Wednesday, April 18, 2012

Review: Australian Chamber Orchestra

with Dawn Upshaw, soprano
April 17, Richmond CenterStage

The main offering of the program that the Australian Chamber Orchestra and soprano Dawn Upshaw are presenting on a current U.S. tour is “Winter Morning Walks,” a song cycle by Maria Schneider. This is the second piece written for Upshaw by Schneider, best known as the director of a widely acclaimed jazz orchestra. (Their first collaboration, “Carlos Drummond de Andrade Stories,” dates from 2008.)

Schneider’s grounding as a modern-jazz composer and orchestrator is only obliquely evident in “Winter Morning Walks,” a setting of poems by Ted Kooser that evokes “Midwest winter landscapes, moving from the winter solstice to the vernal equinox,” as the composer puts it in a program note.

The set of nine songs is couched in a style that recalls the late 1970s/early 1980s morphing of West Coast jazz into New Age music by the likes of Paul Winter. Schneider’s orchestration, for strings with piano, double-bass and clarinet, is impressionistic and gives off a sense of wide-open space; the vocal lines typically evolve from renditions of text to extended, long-breathed vocalise.

In this performance, printed texts were not provided, and Kooser’s words were only intermittently audible; so I can’t assess Schneider’s settings or Upshaw’s treatment of them. A tone of vaguely nostalgic reverie, set in the first couple of songs, prevailed throughout the cycle; I found myself tuning out by the sixth or seventh number.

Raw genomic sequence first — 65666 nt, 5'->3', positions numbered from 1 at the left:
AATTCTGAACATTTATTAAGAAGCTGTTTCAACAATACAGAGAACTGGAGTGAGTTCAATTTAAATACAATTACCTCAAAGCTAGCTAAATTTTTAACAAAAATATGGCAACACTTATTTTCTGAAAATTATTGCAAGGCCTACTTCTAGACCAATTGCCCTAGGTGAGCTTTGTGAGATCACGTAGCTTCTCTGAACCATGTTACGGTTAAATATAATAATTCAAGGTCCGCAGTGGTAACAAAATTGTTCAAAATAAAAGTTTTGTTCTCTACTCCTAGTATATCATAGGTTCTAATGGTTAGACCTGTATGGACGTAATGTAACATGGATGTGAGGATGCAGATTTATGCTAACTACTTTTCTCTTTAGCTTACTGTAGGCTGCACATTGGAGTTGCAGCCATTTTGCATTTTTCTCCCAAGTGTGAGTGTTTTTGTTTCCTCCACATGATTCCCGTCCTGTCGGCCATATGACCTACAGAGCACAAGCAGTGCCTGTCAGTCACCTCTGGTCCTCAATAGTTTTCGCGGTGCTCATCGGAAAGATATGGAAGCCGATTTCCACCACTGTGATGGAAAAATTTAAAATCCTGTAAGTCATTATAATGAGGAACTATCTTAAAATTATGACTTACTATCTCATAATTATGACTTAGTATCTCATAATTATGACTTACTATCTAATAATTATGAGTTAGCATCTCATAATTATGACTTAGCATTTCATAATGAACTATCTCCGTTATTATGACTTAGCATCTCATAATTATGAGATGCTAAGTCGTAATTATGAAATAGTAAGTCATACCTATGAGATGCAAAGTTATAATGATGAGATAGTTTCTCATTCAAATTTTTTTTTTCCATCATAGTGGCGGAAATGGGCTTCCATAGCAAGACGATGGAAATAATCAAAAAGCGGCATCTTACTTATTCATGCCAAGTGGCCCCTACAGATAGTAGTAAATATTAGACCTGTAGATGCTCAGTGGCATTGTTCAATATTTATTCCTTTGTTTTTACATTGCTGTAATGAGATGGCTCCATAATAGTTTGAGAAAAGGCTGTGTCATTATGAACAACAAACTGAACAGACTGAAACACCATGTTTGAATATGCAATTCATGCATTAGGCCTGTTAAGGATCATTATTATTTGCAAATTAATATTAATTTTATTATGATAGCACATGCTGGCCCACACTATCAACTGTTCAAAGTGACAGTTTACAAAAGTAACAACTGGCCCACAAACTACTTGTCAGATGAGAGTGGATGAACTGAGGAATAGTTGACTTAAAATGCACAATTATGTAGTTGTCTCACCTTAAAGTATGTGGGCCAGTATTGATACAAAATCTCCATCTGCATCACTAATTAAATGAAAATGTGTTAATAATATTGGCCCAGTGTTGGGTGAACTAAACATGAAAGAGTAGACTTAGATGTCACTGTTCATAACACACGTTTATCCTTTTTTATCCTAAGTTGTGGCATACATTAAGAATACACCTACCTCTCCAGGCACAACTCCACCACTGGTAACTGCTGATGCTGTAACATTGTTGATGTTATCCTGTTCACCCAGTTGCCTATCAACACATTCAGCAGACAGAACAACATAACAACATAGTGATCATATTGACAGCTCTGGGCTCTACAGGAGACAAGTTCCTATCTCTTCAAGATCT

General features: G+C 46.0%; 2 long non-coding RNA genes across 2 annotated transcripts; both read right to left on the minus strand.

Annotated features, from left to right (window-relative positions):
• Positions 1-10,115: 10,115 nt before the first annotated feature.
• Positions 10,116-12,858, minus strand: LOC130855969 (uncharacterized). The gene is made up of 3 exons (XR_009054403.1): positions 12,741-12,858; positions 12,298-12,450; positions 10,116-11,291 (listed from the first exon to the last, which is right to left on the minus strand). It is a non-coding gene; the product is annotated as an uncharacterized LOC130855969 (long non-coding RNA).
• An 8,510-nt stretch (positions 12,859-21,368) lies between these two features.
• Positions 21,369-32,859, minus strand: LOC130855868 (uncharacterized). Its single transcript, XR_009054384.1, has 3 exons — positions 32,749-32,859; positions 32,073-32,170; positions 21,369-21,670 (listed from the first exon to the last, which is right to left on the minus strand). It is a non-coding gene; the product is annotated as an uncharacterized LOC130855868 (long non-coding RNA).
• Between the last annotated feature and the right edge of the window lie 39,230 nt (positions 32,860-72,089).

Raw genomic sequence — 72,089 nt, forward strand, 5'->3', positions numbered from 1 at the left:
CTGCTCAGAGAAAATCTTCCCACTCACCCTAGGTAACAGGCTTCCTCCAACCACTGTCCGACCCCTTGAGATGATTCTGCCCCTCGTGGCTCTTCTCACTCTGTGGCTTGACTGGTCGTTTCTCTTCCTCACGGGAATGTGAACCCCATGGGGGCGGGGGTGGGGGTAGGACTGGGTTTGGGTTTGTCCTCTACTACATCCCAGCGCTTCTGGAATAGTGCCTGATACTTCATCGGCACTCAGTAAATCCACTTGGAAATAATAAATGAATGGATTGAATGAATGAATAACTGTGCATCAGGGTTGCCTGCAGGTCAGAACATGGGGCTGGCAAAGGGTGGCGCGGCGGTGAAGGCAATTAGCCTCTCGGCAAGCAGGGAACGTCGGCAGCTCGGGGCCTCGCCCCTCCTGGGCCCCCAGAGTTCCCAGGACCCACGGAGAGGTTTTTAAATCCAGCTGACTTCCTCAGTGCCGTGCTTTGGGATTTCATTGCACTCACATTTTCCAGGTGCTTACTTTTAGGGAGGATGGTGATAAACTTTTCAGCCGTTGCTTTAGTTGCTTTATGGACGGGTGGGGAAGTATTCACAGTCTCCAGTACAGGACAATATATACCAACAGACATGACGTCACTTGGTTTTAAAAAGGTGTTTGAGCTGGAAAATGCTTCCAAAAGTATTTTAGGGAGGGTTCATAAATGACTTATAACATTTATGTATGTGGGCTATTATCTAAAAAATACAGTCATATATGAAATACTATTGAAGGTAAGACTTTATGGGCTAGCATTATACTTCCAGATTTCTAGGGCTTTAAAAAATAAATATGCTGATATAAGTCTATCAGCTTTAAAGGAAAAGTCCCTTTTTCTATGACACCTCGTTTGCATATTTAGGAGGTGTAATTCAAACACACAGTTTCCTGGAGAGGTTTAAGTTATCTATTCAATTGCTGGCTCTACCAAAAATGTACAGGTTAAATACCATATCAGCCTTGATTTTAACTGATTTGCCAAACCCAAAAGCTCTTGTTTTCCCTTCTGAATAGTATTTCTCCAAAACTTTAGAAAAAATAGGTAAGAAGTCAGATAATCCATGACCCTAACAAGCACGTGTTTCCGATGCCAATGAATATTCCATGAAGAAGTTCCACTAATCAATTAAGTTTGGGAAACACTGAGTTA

“Winter Morning Walks” does not sound to pose much technical or interpretive challenge to Upshaw. She summoned only a few of the colors and inflections that her voice is capable of producing – and that she subsequently produced, with progressing depth of expression, in a post-intermission set of three romantic art-songs, Robert Schumann’s “Mondnacht” and Franz Schubert’s “Geheimes” and “Der Tod und das Mädchen” (“Death and the Maiden”).

The string orchestra, led by Richard Tognetti, made its strongest impression at the outset and in miniature, in the early (1925) Octet for strings of Dmitri Shostakovich, in which a lyrically sober, not quite bleak, first movement gives way to a pre-echo of the kind of intense danse macabre that gave so many of Shostakovich’s later works an ominous or tormented edge.

The full, 21-piece Australian Chamber Orchestra concluded the program with Tognetti’s orchestration of Edvard Grieg’s String Quartet in G minor. As enlarged for orchestra, this rather episodic piece, whose four movements all contrast slow introductions with uptempo, agitato sections, comes across as a suite of Norwegian dances – at least until the final one, which is based on the Italian saltarello.